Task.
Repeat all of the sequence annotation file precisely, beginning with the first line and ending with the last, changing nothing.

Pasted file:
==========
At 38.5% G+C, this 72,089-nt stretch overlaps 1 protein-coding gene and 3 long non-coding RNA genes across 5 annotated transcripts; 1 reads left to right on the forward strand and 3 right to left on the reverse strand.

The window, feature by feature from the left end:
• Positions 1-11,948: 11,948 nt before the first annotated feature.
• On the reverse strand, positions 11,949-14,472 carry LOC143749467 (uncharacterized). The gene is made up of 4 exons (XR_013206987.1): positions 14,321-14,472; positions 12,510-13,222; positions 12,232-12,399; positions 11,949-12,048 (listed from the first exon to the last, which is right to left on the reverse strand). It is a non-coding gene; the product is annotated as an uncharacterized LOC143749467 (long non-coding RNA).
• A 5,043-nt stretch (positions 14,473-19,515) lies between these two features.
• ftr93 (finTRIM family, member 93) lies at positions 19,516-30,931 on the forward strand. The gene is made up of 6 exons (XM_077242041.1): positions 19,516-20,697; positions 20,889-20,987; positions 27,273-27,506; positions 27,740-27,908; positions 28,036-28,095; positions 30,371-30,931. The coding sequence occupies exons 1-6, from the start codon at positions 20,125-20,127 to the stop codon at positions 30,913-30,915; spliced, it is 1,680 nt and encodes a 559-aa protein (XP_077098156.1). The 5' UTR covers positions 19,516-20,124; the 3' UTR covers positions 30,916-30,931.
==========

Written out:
At 38.5% G+C, this 72,089-nt stretch overlaps 1 protein-coding gene and 3 long non-coding RNA genes across 5 annotated transcripts; 1 reads left to right on the forward strand and 3 right to left on the reverse strand.

The window, feature by feature from the left end:
• Positions 1-11,948: 11,948 nt before the first annotated feature.
• On the reverse strand, positions 11,949-14,472 carry LOC143749467 (uncharacterized). The gene is made up of 4 exons (XR_013206987.1): positions 14,321-14,472; positions 12,510-13,222; positions 12,232-12,399; positions 11,949-12,048 (listed from the first exon to the last, which is right to left on the reverse strand). It is a non-coding gene; the product is annotated as an uncharacterized LOC143749467 (long non-coding RNA).
• A 5,043-nt stretch (positions 14,473-19,515) lies between these two features.
• ftr93 (finTRIM family, member 93) lies at positions 19,516-30,931 on the forward strand. The gene is made up of 6 exons (XM_077242041.1): positions 19,516-20,697; positions 20,889-20,987; positions 27,273-27,506; positions 27,740-27,908; positions 28,036-28,095; positions 30,371-30,931. The coding sequence occupies exons 1-6, from the start codon at positions 20,125-20,127 to the stop codon at positions 30,913-30,915; spliced, it is 1,680 nt and encodes a 559-aa protein (XP_077098156.1). The 5' UTR covers positions 19,516-20,124; the 3' UTR covers positions 30,916-30,931.